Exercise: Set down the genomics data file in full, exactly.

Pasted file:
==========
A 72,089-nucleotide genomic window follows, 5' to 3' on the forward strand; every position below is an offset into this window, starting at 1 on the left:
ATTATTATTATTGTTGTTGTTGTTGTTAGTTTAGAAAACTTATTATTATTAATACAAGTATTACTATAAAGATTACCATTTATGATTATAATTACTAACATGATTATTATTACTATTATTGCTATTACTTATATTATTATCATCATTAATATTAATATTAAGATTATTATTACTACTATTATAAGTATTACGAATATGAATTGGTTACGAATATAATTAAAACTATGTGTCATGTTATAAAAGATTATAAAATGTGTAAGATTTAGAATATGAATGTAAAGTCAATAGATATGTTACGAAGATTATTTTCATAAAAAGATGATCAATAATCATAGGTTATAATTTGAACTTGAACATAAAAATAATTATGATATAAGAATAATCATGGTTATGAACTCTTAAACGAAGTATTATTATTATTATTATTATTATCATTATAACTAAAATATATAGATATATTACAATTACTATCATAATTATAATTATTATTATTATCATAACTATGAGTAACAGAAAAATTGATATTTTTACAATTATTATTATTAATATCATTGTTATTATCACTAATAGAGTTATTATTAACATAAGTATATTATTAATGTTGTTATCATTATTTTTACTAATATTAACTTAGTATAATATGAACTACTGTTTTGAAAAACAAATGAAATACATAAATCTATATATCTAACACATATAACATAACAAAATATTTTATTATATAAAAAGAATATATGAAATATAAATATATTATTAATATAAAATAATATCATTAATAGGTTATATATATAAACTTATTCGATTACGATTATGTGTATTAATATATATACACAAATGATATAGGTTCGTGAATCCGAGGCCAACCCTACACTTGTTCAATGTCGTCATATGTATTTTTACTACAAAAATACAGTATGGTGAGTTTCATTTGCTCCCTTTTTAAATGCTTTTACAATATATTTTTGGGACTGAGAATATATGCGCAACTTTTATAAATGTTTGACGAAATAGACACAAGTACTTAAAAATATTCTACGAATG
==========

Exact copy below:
A 72,089-nucleotide genomic window follows, 5' to 3' on the forward strand; every position below is an offset into this window, starting at 1 on the left:
ATTATTATTATTGTTGTTGTTGTTGTTAGTTTAGAAAACTTATTATTATTAATACAAGTATTACTATAAAGATTACCATTTATGATTATAATTACTAACATGATTATTATTACTATTATTGCTATTACTTATATTATTATCATCATTAATATTAATATTAAGATTATTATTACTACTATTATAAGTATTACGAATATGAATTGGTTACGAATATAATTAAAACTATGTGTCATGTTATAAAAGATTATAAAATGTGTAAGATTTAGAATATGAATGTAAAGTCAATAGATATGTTACGAAGATTATTTTCATAAAAAGATGATCAATAATCATAGGTTATAATTTGAACTTGAACATAAAAATAATTATGATATAAGAATAATCATGGTTATGAACTCTTAAACGAAGTATTATTATTATTATTATTATTATCATTATAACTAAAATATATAGATATATTACAATTACTATCATAATTATAATTATTATTATTATCATAACTATGAGTAACAGAAAAATTGATATTTTTACAATTATTATTATTAATATCATTGTTATTATCACTAATAGAGTTATTATTAACATAAGTATATTATTAATGTTGTTATCATTATTTTTACTAATATTAACTTAGTATAATATGAACTACTGTTTTGAAAAACAAATGAAATACATAAATCTATATATCTAACACATATAACATAACAAAATATTTTATTATATAAAAAGAATATATGAAATATAAATATATTATTAATATAAAATAATATCATTAATAGGTTATATATATAAACTTATTCGATTACGATTATGTGTATTAATATATATACACAAATGATATAGGTTCGTGAATCCGAGGCCAACCCTACACTTGTTCAATGTCGTCATATGTATTTTTACTACAAAAATACAGTATGGTGAGTTTCATTTGCTCCCTTTTTAAATGCTTTTACAATATATTTTTGGGACTGAGAATATATGCGCAACTTTTATAAATGTTTGACGAAATAGACACAAGTACTTAAAAATATTCTACGAATG